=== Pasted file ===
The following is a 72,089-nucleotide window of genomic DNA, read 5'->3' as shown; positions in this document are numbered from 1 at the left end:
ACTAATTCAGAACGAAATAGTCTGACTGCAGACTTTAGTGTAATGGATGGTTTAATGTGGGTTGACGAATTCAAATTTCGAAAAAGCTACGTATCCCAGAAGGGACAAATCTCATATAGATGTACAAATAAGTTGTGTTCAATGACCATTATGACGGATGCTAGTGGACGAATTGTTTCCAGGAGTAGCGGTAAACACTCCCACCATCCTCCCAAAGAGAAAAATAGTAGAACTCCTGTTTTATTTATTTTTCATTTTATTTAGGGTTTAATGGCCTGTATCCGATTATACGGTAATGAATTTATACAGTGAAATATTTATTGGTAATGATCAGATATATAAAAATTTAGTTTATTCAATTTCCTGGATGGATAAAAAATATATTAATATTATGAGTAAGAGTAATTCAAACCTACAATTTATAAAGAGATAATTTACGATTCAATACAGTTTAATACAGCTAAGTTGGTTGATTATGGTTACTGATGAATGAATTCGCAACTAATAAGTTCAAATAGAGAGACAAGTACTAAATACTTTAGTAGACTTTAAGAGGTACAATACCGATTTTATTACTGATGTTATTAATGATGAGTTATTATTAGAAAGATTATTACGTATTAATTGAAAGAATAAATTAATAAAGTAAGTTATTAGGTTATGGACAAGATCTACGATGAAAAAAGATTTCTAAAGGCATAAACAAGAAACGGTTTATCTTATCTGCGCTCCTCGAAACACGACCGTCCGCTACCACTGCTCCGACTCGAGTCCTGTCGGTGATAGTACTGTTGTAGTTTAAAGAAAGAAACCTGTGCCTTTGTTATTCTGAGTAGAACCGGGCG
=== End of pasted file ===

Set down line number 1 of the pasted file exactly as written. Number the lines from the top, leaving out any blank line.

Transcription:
The following is a 72,089-nucleotide window of genomic DNA, read 5'->3' as shown; positions in this document are numbered from 1 at the left end: